One of the big bones of contention with Australian homebuyers and investors has always been the cost of purchasing a property. But it’s not necessarily the price they pay, rather it’s the enormous stamp duty bill that comes with buying an established home or block of land.
Recent figures released by BankWest reveal that the amount of stamp duty payable for a typical house is now $14,761, which represents an increase of 36% over the past five years.
And while Sydney holds the title of most expensive city when it comes to housing, Melbournians are being slugged with the highest stamp duty levy in the nation, with a median property attracting a $30,000 stamp duty bill.
Melbourne property buyers have been hit with a whopping 47% increase in median stamp duty levies over the past two years alone, closely followed by Darwin at 40%. Brisbane buyers are the best off, paying less than a quarter of the Melbourne stamp duty bill for a median priced property at $7245.
With regard to these exorbitant rises in stamp duty, BankWest retail chief executive Vittoria Short says, “There’s little doubt that stamp duty is among the most unpopular duties a homeowner encounters, and our research shows they are a significant financial add-on to the cost of a property.”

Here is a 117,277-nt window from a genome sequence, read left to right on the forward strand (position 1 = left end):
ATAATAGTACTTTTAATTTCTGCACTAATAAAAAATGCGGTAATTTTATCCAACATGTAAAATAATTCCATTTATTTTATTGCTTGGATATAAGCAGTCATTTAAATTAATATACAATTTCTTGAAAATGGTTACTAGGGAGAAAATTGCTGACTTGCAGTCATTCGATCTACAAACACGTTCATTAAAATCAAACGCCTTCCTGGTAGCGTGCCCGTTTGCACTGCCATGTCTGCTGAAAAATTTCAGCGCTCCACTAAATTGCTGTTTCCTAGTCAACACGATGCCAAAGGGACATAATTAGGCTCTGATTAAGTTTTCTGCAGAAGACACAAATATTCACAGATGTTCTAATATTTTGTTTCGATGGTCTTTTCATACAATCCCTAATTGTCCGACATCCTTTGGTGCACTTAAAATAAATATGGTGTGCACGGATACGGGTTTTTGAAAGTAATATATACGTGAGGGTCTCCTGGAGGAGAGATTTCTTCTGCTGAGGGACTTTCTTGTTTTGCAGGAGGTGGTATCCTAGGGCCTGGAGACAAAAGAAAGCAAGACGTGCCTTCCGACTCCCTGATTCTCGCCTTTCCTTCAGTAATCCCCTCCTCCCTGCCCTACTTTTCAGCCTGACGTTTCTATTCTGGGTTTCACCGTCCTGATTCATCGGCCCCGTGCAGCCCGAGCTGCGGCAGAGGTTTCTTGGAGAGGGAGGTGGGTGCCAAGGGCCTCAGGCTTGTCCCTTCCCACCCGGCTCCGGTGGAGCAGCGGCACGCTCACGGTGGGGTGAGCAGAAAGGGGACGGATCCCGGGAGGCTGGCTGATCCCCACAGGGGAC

So significant is this extra purchasing cost that, in many cases, stamp duty represents the equivalent of three months worth of household income for the average home buyer, or 3.3% of the purchase price on a median house.
Shortt says the expense of stamp duty can often be a contributing factor to people choosing to renovate or extend their existing home, rather than upgrading to something bigger and better.
“All states offer stamp duty concessions for first homebuyers and there have been concessions for new homebuyers, which also helps. But people already in the property market who are looking to upgrade in their area, generally face higher bills,” she says.
With state governments raking in big bucks from stamp duty charges, it’s unlikely home buyers will receive a reprieve from this cost any time soon. According to the BankWest report, the total revenue raised by states and territories over the last five years from stamp duty levies on residential and commercial property sales is up to $57 billion.
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